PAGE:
Uzbekistan, Tashkent, Oct. 29 / Trend D.Azizov /
The European Bank for Reconstruction and Development (EBRD) raised its forecast for economic growth of Uzbekistan in 2011, a statement posted on the EBRD's website on Thursday said.
The EBRD predicted Uzbekistan's economic growth at 8.2 percent in 2010 and about 7 percent in 2011. The forecast for the current year remained the same.
The earlier reports said that in late September, the Asian Development Bank (ADB) confirmed the April forecast of Uzbekistan's GDP growth rate at 8.5 percent in 2010, 9 percent in 2011, inflation ratio at 9.3 percent and 9 percent in 2010 and 2011 respectively, the current account balance at 13 percent of GDP in 2010 and 14 percent in 2011.
In early October the International Monetary Fund (IMF) confirmed the April forecast of GDP growth at 8 percent in Uzbekistan in 2010, 7 percent in 2011, current account surplus at 3.8 percent of GDP and 6.3 percent in 2011. According to the IMF, inflation will rise up to 10.6 percent in Uzbekistan in 2010 compared to the April forecast of 9.2 percent, up to 11.4 percent in 2011 compared to 9.4 percent in April.
According to the WB's forecasts, Uzbekistan's economic growth will hit 6.5 percent in 2010 and 2011.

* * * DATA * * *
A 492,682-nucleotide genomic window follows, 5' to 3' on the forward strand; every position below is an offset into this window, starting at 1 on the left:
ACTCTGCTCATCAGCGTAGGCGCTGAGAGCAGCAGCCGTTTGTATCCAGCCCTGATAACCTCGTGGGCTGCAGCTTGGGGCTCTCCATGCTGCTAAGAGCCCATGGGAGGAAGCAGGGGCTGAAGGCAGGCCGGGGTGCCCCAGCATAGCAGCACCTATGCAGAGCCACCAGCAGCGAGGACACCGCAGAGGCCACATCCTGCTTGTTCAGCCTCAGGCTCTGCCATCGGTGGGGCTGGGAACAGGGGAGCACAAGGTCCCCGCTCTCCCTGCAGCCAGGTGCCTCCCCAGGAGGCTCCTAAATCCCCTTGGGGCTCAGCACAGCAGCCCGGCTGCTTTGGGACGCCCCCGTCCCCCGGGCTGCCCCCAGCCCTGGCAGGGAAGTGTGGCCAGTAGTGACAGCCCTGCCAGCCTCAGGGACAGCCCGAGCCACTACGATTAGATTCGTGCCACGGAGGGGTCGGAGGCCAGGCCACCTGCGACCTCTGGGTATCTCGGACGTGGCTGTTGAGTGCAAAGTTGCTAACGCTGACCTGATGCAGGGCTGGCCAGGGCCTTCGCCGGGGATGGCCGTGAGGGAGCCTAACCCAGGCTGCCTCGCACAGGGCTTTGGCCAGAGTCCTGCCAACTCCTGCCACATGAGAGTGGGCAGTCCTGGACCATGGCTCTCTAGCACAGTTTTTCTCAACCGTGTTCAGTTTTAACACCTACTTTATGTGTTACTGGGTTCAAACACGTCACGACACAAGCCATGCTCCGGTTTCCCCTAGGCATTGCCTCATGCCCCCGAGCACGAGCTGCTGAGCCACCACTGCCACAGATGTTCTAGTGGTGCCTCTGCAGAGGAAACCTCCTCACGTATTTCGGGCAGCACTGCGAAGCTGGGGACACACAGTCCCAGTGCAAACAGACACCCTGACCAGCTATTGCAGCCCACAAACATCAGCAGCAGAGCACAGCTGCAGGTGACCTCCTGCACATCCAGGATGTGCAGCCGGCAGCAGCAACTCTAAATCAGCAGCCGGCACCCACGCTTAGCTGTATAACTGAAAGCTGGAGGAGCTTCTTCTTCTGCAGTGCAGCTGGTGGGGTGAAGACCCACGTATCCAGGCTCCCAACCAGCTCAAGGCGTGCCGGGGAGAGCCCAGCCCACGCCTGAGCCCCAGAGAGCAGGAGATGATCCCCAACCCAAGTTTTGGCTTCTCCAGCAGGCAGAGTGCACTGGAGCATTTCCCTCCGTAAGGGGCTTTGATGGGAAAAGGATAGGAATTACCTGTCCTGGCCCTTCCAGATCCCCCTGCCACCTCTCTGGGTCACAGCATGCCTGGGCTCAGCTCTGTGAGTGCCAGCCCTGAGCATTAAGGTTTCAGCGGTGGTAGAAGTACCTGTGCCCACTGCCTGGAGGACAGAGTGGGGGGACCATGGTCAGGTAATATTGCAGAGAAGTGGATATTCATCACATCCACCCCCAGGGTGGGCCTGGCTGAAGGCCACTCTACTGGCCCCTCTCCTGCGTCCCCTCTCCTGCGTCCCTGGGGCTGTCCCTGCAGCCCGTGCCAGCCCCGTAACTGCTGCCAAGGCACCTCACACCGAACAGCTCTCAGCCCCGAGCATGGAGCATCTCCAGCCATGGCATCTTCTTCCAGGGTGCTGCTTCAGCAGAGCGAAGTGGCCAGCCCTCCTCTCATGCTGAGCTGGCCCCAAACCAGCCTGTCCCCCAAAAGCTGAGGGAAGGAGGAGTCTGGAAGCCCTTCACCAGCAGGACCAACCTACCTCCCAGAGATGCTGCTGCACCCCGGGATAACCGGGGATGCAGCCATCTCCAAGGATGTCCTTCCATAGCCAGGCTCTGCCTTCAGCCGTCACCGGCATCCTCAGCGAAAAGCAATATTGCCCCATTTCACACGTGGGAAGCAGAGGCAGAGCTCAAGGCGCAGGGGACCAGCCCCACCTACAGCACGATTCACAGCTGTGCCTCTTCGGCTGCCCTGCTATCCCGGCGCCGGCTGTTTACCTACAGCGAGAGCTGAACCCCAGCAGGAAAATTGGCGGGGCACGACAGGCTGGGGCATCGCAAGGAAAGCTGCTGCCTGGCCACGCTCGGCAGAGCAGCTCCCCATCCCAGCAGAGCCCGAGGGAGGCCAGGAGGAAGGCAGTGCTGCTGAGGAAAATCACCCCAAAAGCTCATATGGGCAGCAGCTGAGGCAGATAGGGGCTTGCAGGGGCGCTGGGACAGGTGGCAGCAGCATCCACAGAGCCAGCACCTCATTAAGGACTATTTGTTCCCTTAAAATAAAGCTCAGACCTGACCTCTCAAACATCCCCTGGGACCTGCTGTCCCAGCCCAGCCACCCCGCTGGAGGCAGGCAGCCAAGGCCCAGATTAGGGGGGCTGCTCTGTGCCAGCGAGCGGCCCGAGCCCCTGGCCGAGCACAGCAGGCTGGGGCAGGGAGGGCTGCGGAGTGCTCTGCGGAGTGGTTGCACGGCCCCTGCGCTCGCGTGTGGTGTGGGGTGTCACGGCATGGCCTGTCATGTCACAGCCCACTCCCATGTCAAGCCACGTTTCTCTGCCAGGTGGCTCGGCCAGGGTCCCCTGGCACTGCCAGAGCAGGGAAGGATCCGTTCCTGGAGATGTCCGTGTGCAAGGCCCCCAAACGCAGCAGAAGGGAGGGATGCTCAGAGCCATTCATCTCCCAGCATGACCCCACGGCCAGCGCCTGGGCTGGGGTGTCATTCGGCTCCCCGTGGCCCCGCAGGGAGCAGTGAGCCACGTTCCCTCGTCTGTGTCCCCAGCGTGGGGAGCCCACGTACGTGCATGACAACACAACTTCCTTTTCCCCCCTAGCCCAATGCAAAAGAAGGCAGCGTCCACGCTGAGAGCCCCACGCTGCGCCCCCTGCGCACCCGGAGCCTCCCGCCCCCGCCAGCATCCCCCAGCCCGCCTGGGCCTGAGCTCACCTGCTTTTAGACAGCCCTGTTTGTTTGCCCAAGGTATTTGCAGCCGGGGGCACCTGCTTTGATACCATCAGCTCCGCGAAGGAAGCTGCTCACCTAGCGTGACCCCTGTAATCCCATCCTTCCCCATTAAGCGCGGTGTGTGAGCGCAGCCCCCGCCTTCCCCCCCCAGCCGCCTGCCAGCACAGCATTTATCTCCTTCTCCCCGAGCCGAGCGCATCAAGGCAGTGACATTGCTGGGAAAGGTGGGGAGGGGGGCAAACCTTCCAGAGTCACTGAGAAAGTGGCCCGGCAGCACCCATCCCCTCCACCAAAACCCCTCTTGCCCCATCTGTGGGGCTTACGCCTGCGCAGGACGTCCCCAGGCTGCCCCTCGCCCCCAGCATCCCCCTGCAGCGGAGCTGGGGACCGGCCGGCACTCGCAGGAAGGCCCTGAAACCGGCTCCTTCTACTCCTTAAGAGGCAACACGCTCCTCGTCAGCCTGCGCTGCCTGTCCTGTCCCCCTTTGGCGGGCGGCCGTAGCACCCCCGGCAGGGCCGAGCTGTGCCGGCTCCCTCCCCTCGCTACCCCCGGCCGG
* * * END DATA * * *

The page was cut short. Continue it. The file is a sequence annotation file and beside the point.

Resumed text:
According to the official statistics, Uzbekistan's GDP in 2009 increased by 8.1 percent compared to 2008. The rate of inflation hit 7.4 percent, industrial production increased by 9 percent, agricultural products - by 5.7 percent, the total investment in economy by 24.8 percent.
Uzbekistan plans to ensure GDP growth at 8.3 percent in 2010 compared to 2009, industrial production by 8.3 percent, agricultural production - by 5 percent. It is planned to hold inflation at the level of 7-9 percent.
Uzbekistan became an EBRD member in 1992. A representative office was opened in Tashkent in May 1993.
EBRD has provided Uzbekistan with credit worth 500 million euro since 1992 to implement over 40 projects in power engineering, entrepreneurship, transportation, construction, mineral resource development, public utilities.